Two Days in Livingstone, Zambia

During my tour in the Southeastern region of Africa, which started in Johannesburg and includes this stop in Livingstone, I came to realize that I feel like I am at home. Even though I am originally from the UK, the African people have welcomed me with open arms, and there is a sense of belonging that I feel. I’m not the outsider for a change, due to my skin color, as I’m the majority. I had a warm feeling in my heart from that moment and I hope it continues with me on this journey. 

Since being on my trip, I have not been able to volunteer my time to any organizations as we had always been on the road traveling every day to get to our various destinations. However since we were stationary in Livingstone for a few days I made it a mission to find a company volunteer with. Volunteering whilst away really is a great way to see communities and meet local people. Taking two to three hours out of your vacation really is not much, so I am trying to make this a regular goal of mine if I can.

The company I volunteered with was called Africa Impact. This group is family-run and has sister companies in and around Africa so money seems to be going to good causes.

So the choices for my afternoon of volunteering was to either do a build, do arts and craft or play games. Well you know which one I chose….play games, as I am into health and wellness as well as being a Physical Education teacher. We (other volunteers who stay here for weeks/months) were bused to a community that consisted of a dirt area and a little bit of grass. Our bus basically beeped the horn through the community to alert the kids that we were here. When we parked, we had about 5 kids who greeted us as we opened our doors. We brought along some sports equipment; a few soccer balls, a couple of frisbees, rope to create a swing and chalk. I brought along mini cones and some bibs/pinnies thinking I would organize some little games. Well obviously when we got out our equipment, the kids just dived into the basket and took out the balls and cones and just started playing. At that point I realized that all they just wanted to do was run around and playing something organized was not going to happen. I guess my expectations as a PE teacher totally backfired! After two minutes of being there, the cones I had brought to play a game with were used as hats, placed over ears, used to stack. It was wonderful to see how inventive these kids were with this equipment. Obviously I took pictures. There are some great photos and in particular I had a little admirer called Mary. Mary was a boy. I had to ask him a few times whether I had go his name right....and he would always say yes. He was 6 yrs old. The first game I played with him was catch the tail. (tucking a bib in the back of your clothes and chasing each other to take it out). He totally had me running around chasing after him but he didn't chase after my tail! I had a couple of others then join the game, but they didn't last very long. One of small boys who was playing with us couldn’t keep his pants up, and kept on falling down every time he ran!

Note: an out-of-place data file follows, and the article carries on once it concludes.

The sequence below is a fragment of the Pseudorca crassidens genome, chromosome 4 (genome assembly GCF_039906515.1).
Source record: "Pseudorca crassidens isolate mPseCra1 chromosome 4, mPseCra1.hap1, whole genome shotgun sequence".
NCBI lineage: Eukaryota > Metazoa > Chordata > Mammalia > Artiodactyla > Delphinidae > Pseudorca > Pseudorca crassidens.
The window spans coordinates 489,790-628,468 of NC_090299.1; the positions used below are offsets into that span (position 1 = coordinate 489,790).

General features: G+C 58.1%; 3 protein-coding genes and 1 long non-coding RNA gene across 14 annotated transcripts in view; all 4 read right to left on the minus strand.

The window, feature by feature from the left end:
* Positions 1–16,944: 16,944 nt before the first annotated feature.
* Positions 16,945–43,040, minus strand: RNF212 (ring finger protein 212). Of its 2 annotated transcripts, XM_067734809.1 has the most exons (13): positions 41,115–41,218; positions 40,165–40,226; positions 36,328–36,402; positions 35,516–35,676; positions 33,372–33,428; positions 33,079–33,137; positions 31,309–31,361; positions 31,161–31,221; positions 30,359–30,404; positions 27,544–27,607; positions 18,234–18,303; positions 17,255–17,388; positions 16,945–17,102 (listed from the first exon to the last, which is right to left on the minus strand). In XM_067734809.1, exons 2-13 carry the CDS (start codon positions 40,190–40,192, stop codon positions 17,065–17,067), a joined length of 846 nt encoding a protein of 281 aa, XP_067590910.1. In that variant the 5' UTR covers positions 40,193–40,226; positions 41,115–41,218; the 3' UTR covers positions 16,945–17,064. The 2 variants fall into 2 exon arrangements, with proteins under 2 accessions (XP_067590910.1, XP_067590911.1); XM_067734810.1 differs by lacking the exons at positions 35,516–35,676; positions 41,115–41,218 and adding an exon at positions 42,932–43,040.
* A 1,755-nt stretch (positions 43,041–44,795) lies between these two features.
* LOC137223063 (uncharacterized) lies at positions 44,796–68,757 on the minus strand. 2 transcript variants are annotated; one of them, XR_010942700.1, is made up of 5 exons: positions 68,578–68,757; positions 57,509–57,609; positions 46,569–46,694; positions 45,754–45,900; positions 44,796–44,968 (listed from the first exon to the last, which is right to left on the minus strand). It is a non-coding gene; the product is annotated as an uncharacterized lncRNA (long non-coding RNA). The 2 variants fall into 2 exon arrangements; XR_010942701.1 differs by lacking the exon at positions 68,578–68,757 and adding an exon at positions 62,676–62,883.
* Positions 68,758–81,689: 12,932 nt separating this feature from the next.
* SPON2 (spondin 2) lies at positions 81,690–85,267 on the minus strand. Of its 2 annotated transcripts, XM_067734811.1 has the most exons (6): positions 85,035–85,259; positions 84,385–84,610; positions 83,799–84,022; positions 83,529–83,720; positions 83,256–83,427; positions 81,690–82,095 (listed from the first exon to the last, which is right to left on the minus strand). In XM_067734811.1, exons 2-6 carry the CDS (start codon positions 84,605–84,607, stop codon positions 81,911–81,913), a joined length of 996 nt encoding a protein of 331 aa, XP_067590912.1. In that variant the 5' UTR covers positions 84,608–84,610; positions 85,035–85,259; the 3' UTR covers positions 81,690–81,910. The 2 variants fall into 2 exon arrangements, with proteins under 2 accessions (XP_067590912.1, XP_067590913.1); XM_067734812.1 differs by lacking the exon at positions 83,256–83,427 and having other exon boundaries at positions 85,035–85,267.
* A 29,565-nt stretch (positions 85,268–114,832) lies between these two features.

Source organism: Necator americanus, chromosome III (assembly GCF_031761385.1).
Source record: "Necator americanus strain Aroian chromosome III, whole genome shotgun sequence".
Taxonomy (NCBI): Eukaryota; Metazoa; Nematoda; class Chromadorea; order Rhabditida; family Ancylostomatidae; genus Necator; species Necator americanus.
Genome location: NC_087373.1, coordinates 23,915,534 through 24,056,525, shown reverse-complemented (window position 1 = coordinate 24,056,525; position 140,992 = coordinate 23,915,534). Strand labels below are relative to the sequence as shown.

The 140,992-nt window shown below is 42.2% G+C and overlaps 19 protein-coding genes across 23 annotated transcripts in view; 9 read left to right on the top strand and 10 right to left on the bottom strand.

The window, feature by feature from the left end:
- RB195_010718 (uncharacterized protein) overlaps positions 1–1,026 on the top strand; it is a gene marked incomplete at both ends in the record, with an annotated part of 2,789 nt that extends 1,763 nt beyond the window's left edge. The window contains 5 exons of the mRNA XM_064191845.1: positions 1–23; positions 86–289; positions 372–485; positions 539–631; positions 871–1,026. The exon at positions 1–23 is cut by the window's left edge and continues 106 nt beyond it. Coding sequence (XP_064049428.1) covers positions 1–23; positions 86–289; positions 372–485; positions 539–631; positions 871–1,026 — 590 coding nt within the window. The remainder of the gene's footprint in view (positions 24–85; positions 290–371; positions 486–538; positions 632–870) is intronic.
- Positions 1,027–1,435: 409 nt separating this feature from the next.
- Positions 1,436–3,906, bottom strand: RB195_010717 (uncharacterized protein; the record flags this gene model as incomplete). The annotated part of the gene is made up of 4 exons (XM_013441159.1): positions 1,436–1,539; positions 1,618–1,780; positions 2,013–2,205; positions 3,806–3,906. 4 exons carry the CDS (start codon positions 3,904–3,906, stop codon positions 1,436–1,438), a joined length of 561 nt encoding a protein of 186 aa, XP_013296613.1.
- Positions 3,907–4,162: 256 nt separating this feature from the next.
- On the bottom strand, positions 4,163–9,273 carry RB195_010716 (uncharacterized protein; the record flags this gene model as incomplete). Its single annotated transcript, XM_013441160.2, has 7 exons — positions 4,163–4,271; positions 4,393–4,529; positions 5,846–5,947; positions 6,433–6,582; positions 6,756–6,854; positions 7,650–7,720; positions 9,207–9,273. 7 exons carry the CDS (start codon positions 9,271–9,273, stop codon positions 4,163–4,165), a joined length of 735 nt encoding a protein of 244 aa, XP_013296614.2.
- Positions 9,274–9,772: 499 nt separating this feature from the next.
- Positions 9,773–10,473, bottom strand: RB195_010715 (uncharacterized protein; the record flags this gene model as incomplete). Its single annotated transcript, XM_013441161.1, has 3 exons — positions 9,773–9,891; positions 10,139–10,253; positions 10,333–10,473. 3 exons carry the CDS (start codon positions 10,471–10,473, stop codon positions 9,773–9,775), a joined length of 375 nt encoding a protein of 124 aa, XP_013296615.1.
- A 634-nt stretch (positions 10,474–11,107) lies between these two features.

My new friend, Mary.

My new friend, Mary.

After that game died we did piggyback races with the kids, we drew with them, swung them on the make shift swing, played frisbee, played soccer and played clapping games. After talking with the local volunteer who stayed with us it seems like this is the best play time the kids can get. Some do not even go to school as their families can't afford it, so some are sent out to sell things with their siblings. Some of these children are abandoned or even raped which is horrid. I was even told that girls of 14 yrs age would sometimes have 2 children due to their parents neglecting them and trying to sell them.